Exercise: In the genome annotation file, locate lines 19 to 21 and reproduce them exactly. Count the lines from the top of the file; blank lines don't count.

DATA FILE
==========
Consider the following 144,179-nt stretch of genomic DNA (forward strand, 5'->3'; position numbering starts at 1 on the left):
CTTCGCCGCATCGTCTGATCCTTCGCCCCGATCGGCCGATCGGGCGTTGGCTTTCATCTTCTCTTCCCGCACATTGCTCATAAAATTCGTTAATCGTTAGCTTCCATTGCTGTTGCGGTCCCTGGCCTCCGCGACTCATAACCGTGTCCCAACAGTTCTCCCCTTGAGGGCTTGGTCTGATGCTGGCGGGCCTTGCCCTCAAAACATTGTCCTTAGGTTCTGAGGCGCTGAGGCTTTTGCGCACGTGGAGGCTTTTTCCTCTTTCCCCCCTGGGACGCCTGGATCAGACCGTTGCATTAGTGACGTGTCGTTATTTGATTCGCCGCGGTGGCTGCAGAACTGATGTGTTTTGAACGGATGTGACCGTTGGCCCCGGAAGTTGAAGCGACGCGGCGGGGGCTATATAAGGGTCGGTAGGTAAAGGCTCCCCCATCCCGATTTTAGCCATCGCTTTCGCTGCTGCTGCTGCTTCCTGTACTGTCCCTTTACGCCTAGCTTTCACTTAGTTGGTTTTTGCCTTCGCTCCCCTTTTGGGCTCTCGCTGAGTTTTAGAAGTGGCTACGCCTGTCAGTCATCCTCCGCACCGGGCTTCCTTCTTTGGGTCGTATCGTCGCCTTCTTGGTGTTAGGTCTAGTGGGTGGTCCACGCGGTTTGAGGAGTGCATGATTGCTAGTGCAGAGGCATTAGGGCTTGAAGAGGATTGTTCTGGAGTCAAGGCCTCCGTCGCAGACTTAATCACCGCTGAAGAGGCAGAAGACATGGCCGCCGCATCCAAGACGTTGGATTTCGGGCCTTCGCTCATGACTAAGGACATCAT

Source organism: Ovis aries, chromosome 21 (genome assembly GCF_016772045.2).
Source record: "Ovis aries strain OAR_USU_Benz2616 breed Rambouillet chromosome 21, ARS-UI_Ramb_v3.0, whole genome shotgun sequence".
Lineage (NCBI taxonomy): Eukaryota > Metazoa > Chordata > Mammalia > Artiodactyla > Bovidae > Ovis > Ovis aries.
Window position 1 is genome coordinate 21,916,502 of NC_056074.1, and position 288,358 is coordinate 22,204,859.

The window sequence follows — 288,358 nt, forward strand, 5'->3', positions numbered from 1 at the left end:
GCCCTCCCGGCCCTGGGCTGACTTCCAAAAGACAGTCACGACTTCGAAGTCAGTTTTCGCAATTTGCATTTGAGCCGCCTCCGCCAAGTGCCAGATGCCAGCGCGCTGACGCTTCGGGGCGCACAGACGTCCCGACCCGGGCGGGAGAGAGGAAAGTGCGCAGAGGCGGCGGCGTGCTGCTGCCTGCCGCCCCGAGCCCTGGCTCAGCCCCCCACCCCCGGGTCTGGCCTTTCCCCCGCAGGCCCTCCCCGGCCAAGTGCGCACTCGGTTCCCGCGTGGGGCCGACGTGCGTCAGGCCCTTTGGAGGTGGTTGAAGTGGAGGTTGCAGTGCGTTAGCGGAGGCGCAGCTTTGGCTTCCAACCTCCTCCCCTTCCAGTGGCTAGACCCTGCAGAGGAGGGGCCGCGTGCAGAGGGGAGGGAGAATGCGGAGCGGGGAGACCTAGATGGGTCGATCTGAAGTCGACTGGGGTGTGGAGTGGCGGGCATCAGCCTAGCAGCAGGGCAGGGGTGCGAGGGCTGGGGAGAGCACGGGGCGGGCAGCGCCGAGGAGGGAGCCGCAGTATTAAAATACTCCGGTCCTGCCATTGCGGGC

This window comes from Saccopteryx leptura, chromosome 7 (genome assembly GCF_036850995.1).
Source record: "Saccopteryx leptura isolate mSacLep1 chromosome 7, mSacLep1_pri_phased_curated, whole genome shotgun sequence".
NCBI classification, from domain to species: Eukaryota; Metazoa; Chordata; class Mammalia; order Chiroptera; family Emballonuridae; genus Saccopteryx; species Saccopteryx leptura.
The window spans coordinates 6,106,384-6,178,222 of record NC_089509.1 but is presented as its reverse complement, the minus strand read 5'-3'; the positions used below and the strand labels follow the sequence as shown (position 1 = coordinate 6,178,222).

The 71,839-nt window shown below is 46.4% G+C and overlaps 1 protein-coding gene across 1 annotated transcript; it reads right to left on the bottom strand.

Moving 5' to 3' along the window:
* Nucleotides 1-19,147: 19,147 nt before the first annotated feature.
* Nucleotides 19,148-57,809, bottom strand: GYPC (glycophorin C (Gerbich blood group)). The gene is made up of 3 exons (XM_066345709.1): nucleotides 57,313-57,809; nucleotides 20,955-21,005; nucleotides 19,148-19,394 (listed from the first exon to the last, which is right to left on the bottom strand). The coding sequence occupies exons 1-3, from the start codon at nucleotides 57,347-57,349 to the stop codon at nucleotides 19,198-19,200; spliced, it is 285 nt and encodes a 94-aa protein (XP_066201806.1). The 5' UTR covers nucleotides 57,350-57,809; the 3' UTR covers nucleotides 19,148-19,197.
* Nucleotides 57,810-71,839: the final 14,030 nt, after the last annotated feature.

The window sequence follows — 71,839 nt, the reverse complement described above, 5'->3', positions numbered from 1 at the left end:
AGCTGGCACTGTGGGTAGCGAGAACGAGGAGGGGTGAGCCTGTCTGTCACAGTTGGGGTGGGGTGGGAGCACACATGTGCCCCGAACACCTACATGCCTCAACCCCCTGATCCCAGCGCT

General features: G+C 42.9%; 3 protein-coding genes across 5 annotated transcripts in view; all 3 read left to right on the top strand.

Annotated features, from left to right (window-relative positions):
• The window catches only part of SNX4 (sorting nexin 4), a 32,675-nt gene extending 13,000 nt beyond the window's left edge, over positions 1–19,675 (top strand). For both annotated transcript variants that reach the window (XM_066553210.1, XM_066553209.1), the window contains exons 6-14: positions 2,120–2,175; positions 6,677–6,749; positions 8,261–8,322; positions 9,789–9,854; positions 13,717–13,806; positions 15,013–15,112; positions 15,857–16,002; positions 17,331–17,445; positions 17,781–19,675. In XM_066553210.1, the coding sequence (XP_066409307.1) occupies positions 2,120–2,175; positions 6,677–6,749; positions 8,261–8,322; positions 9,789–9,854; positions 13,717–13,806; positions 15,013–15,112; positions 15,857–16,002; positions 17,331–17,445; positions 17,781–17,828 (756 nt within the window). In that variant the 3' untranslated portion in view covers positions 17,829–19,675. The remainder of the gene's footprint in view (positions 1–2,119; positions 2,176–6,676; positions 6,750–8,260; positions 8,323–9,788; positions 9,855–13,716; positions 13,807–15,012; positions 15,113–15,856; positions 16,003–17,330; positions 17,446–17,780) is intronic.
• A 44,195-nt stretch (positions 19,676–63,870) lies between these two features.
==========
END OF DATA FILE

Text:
AGCTGGCACTGTGGGTAGCGAGAACGAGGAGGGGTGAGCCTGTCTGTCACAGTTGGGGTGGGGTGGGAGCACACATGTGCCCCGAACACCTACATGCCTCAACCCCCTGATCCCAGCGCT

General features: G+C 42.9%; 3 protein-coding genes across 5 annotated transcripts in view; all 3 read left to right on the top strand.

Annotated features, from left to right (window-relative positions):